28. Did you even try to research your claim?

    "This winter Model S took a trip to Baudette, Minnesota, one of the coldest places in the continental United States. Tesla engineers worked for days in sub-zero weather in order to put Model S through a rigorous set of demanding winter driving tests."

  29. Tesla engineers may have indeed "worked for days in sub-zero weather" testing the Model S, but neither the video nor the accompanying written copy makes any mention of how cold weather affected range--nor if in fact range measurements were even taken. I spent two weeks going back and forth with the Tesla PR department trying to talk to the engineer in charge of the cold-weather tests in Minnesota. In the end, they put me off, and said they weren't ready to talk about the subject of cold-weather range until the fall. (This suggests to me that they may not have any good data to talk about.) If your research has turned up some real information about cold-weather range of the Model S, I'd be delighted to hear about it, as would our readers.

  30. Chicago is cold? Never mind, let's talk about REAL cold. I'm in Saskatchewan, Canada, but Northern states like Montana, North Dakota & Minnesota get cold like we do. We're talking zero F and colder - occasionally all the way down to -30 or -40. I know lead acid batteries lose a lot of power at those temperatures - that's the reason people install heated battery blankets (http://amzn.to/O3p17x), as well as block heaters (http://en.wikipedia.org/wiki/Block_heater). So, the question remains, what is the impact on range at those temperatures, especially when the heater and defroster are running full blast to keep the occupants warm and the windows clear?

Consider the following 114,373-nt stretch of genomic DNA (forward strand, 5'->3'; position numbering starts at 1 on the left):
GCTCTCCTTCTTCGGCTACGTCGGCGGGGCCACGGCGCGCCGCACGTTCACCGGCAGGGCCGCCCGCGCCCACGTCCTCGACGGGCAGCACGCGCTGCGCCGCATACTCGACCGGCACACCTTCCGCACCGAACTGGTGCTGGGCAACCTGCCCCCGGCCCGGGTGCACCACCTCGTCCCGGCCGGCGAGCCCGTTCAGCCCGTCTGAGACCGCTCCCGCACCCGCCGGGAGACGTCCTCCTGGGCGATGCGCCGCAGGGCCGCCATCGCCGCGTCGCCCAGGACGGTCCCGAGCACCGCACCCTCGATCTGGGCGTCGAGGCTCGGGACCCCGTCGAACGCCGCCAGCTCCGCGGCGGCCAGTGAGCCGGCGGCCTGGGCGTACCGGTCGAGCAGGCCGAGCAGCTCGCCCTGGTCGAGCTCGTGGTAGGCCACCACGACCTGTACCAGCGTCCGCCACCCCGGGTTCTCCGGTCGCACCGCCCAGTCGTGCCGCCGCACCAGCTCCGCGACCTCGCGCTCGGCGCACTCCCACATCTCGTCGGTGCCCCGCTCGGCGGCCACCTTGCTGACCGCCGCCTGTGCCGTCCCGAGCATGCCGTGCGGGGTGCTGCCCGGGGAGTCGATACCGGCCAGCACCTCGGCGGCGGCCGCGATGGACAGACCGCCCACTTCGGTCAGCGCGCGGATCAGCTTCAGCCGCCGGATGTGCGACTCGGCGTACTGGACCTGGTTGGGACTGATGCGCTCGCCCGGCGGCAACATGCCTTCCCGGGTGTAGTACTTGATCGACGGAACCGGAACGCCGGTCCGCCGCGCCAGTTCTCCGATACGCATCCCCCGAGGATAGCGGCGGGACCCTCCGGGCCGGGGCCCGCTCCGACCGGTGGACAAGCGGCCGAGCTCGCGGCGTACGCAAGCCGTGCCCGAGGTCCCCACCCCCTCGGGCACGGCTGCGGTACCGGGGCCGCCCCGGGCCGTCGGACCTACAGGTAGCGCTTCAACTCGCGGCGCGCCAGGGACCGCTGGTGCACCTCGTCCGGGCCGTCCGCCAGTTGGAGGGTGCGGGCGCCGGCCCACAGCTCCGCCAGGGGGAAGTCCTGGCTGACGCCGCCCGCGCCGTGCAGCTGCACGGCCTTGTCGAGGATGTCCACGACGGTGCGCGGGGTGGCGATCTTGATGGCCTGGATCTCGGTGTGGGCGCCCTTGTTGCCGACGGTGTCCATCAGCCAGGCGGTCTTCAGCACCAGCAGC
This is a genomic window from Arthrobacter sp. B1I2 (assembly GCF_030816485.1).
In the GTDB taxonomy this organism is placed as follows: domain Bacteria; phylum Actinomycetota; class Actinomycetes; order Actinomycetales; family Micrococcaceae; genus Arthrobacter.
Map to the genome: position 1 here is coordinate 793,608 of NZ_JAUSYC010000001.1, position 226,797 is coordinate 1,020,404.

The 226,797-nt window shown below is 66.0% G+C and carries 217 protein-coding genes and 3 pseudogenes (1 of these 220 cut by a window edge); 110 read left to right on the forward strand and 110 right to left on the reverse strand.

31. The impact on range will be severe, but the analogies are imperfect. Lead acid batteries don't drop their stored charge because it's cold, the chemistry is less efficient so the power draw from a cold start might not be capable of starting your car in -30 without some heat protection.

    Lithium batteries don't love icy cold either, but the batteries themselves will come up to temperature fairly quickly. The most important issue is that heating a car with electric space heaters is inefficient as heck. It was never an issue with gas-powered cars because the waste heat from your engine is an extraordinary source of free heat. At -30, your heater is going to be eating up probably 1kw to keep the car warm.

  32. True, but maybe trivial. Consider driving 4 hrs non-stop. That's 4 kwh for heating. Not much compared to the total drive usage.

  33. Actually the big hit is from the heater. There are numerous Roadster owners who have done just fine under those conditions.


  34. Definetly the larger battery, and you also get faster charging.